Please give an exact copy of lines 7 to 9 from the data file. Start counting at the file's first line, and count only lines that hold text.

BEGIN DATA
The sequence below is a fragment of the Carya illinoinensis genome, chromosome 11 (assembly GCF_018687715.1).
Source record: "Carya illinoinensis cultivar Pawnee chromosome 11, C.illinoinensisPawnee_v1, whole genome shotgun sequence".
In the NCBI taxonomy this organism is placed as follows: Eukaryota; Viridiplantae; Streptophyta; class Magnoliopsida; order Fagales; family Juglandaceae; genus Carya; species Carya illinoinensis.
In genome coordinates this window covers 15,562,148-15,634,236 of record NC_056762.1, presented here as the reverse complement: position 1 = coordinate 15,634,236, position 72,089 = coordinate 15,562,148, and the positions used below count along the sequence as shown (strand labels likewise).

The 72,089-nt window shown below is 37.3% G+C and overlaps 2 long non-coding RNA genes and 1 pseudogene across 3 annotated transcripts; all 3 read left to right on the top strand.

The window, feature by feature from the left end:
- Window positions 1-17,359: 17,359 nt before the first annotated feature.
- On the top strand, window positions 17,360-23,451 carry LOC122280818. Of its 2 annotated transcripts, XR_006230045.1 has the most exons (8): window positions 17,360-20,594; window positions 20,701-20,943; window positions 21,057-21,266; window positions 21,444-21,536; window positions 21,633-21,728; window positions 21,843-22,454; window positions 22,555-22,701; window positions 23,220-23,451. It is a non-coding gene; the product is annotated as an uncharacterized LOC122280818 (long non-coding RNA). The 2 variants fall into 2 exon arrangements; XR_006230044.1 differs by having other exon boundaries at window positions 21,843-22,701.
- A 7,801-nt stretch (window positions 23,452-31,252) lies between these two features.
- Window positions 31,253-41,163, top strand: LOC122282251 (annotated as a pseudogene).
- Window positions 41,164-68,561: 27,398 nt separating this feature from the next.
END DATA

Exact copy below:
- Window positions 1-17,359: 17,359 nt before the first annotated feature.
- On the top strand, window positions 17,360-23,451 carry LOC122280818. Of its 2 annotated transcripts, XR_006230045.1 has the most exons (8): window positions 17,360-20,594; window positions 20,701-20,943; window positions 21,057-21,266; window positions 21,444-21,536; window positions 21,633-21,728; window positions 21,843-22,454; window positions 22,555-22,701; window positions 23,220-23,451. It is a non-coding gene; the product is annotated as an uncharacterized LOC122280818 (long non-coding RNA). The 2 variants fall into 2 exon arrangements; XR_006230044.1 differs by having other exon boundaries at window positions 21,843-22,701.
- A 7,801-nt stretch (window positions 23,452-31,252) lies between these two features.